Ridaught: It was a bizarre year for prep sports

Last week marked the official end of our high school sports coverage for the 2021-22 school year.

While we will continue providing prep coverage during the summer, the announcement of our softball and baseball small school and big school All Area teams, and coaches of the year, finalized the spring season.

With Dixie County softball and baseball reaching their first final four in program history, and Fort White doing the same, it was a season to remember.

Columbia (Lake City) baseball also advanced to its first state semifinal in program history.

Dixie County and Fort White softball both finished in the top 20 of the regional all-classification rankings, while Columbia baseball finished as the top-ranked team across 26 counties in Florida.

It seems so long ago, but earlier this month Marty Pallman and I hosted one final episode of “The Prep Zone” sports show to look back at the year that was. That show put us well over 120 “live” high school broadcasts during the 2021-22 school year.

While there were so many great memories from this past school year, I wanted to list a few bizarre moments and events that stood out the most to me.

Despite covering sports for over 30 years, I continue to see something that I’ve never seen or experienced before.

Although Mainstreet Associate Editor CJ Gish had this first-hand account, it’s very rare that a football game would be stopped before its completion until there was a mercy rule, or a weather issue, for example.

But that’s what happened back in October when Union County (Lake Butler) football hosted Newberry.

Tempers flared, and with 11 seconds left in the third quarter the game was eventually called after a man on Newberry’s sideline was ejected from the stadium, refused to leave and had to be detained by law enforcement.

“It was a surreal moment where I went from covering a Friday night high school football game to witnessing a tense interaction between law enforcement and an unknown individual near the Newberry sideline,” Gish explained. “It felt like something you see on TV. And then to be caught up in the middle of fans, players, coaches and law enforcement was definitely one of the most unique situations that I’ve been involved with in 30 years working in media.”

The Union County Sheriff’s Office officials defended the way their deputies handled the situation.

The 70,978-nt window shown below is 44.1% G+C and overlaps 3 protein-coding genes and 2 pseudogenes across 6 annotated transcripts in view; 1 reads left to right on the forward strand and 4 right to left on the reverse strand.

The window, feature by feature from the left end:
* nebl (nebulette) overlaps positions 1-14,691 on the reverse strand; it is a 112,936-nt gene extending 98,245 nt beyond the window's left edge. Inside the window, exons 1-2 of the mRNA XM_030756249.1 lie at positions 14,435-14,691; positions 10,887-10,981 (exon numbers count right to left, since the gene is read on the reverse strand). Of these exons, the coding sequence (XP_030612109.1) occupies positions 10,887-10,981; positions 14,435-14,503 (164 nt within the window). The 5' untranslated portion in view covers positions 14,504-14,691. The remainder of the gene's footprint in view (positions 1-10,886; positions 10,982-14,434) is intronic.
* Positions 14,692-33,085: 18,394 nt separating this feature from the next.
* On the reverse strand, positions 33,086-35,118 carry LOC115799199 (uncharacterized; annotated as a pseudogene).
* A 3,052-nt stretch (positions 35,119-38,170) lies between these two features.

Union County’s ground attack paved the way to a 45-13 win. The Tigers capped an unbeaten regular season (10-0) the next week, before falling at Chiefland in the Class 1A-Region 3 Final.

Lo and behold, a game was suspended, and eventually canceled, again. 

This time Marty and I were on hand to witness the Bronson-Trenton boys basketball game in December, which got called with just 9.8 seconds to play with Trenton leading, 51-49, and in possession of the basketball.

At the time, we were informed that the bizarre ending was a Trenton win, giving Trenton coach Cedric Booth his first win against the Eagles. However, Bronson coach Billy McCall, Jr., who was in his first season, would later define the FHSAA rule and tell me that the two schools were unable to agree upon completing the game, so the game was called. 

Trenton didn’t get the victory. It was as if the game had never been played.

And just when we thought that was it for suspended games, this happened. Due to a brawl following a postgame handshake between Bronson and Chiefland during their spring football game in May, the Williston-Chiefland game was canceled.

It led to Bronson football coach Russell Holley stepping down after the altercation.

The final bizarre event, if you will, happened back this past spring when the Santa Fe (Alachua) baseball team were our radio guests on “The Prep Zone” sports show on 106.9 FM “I am Country” on April 6.

But in this case, I end on a positive note.

I’ve always known that baseball players are the most superstitious of all athletes. 

At the time, Santa Fe just had an 11-game winning streak snapped. Leave it to sophomore Conner Brown to offer his explanation as to why it might have happened. Holy Cow!

I’ve heard several superstitions in the past but that might be the best superstition of them all.

So while there were a lot of great memories too, I don’t think I’ll ever forget all of the strange events this past school year.

But that’s what makes covering sports so much fun – the unknown.

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